Rig player believes delays would see it recoup cash paid so far, but delivery still a possibility
Sevan Drilling may axe a rig newbuild contract at China’s Cosco Shipyard following “significant delays”, with the owner believing it could recoup all paid instalments.
The Norwegian contractor, which has rig giant Seadrill as its dominant owner, may also opt to delay delivery of the cylindrical unit Sevan Developer further, but appears unconvinced it can reach a mutually-beneficial agreement with the yard in this respect.
The Developer was due out of Cosco in April, but the latest estimate is October – the delay being caused by a delay in delivery of “critical equipment” to Cosco from sub-contractors.
“Marketing Sevan Developer continues to be a short-term challenge for the company,” Sevan said on Wednesday in its second-quarter result announcement.
“The soft ultra-deepwater market resulting from the pause in spending and subsequent lack of awards from oil companies continues to delay obtaining an operating contract for the rig.”
It continued: “The significant delay in the delivery of Sevan Developer means that the company may be able to cancel the order under the construction contract.
“A cancellation will give the company the right to a refund of instalments paid under the construction contract. Such amount would, likely, be in the area of $105 million.”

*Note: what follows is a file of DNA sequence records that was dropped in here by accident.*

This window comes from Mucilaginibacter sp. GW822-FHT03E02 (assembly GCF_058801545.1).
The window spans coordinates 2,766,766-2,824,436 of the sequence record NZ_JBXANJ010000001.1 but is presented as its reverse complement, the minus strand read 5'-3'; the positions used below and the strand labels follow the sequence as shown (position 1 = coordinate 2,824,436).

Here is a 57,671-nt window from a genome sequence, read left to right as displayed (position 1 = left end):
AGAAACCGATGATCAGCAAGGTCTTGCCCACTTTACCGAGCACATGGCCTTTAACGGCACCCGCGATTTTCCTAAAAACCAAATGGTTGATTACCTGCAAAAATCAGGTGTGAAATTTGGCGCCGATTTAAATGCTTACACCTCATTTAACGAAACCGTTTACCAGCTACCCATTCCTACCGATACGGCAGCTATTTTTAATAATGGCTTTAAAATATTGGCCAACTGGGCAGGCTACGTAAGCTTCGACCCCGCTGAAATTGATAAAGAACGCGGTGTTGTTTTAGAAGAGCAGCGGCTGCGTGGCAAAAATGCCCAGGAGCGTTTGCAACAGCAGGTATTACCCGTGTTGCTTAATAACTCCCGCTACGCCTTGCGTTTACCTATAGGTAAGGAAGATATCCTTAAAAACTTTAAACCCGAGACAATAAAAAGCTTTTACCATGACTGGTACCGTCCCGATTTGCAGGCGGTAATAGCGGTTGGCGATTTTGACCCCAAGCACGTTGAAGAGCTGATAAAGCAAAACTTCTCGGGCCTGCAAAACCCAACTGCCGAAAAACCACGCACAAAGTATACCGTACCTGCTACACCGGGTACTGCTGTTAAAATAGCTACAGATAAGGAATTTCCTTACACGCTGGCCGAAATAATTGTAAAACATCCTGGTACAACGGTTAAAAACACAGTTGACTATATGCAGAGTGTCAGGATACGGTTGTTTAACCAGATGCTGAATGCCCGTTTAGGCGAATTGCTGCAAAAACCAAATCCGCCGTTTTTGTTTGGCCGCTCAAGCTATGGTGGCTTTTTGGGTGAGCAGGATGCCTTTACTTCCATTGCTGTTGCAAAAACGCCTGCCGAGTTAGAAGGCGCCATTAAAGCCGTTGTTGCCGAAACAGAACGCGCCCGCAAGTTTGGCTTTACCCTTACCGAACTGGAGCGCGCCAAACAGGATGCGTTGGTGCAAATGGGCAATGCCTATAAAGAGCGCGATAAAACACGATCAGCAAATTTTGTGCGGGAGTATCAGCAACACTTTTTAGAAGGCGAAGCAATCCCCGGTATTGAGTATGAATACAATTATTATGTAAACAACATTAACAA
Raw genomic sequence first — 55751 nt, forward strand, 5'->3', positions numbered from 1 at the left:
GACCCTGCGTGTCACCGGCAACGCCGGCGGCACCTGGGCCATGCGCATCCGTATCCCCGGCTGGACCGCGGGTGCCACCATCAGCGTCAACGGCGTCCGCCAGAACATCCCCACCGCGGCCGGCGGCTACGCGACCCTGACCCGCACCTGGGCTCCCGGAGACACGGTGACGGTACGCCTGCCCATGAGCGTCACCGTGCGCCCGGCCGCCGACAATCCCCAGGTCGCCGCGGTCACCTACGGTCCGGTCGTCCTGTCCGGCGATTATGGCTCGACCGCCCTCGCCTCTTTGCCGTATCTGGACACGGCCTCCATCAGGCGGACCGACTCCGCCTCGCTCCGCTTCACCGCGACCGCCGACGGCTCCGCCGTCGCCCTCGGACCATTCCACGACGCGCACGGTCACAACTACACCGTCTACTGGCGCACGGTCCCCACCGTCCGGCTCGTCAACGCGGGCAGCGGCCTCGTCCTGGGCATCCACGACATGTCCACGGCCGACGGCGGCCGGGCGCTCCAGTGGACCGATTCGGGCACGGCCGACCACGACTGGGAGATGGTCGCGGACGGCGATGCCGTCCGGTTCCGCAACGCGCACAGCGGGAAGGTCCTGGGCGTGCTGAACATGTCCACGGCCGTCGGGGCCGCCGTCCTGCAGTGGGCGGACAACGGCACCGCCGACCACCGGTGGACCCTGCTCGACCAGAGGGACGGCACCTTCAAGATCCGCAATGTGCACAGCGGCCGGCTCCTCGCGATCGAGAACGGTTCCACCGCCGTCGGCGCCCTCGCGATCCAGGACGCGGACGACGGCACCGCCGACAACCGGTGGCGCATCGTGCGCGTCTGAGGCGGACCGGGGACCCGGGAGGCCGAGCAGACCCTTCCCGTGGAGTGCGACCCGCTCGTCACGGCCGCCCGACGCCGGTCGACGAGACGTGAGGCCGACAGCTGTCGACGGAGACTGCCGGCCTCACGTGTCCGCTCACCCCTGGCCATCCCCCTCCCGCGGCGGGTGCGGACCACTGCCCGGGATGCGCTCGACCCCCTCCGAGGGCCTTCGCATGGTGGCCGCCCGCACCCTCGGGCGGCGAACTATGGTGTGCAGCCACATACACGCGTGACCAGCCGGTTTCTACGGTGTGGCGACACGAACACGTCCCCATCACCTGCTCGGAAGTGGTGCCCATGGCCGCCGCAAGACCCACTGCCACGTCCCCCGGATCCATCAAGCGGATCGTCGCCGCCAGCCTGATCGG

This is a turnaround from earlier in the year when Sevan was considering not taking delivery of the unit but would at that time have had to forfeit instalments.
It added on Wednesday, however: “The company may also negotiate a later date of delivery with Cosco in anticipation of an improvement in the market. Given the current market it is, however, doubtful whether a sufficiently long delay in the delivery date can be agreed on satisfactory terms.”
If the rig came out of the yard with no contract, it would have to be warm-stacked, something that would hit liquidity at the owner.
“The company expects to take a decision as to which option(s) to pursue in respect of Sevan Developer in the short to medium term,” Sevan said.
The company also reiterated that it may move headquarters from Norway to Bermuda, a move that would see it liquidate the parent company and set up a new one, which would then apply for a listing in Oslo. This mooted move is due to Norwegian tax laws and the fact the company has no operations in Norway, and does not see them materialising in the future either.
Sevan posted net profit in the three months to the end of June of $9.2 million, after posting a loss of $35.5 million a year earlier. A key driver was a hike in technical utilisation from 84.7% to 94.7%.
“The company believes the long-term fundamentals of the ultra-deepwater market remain robust, but the short-term will continue to be challenging well into 2015,” it said.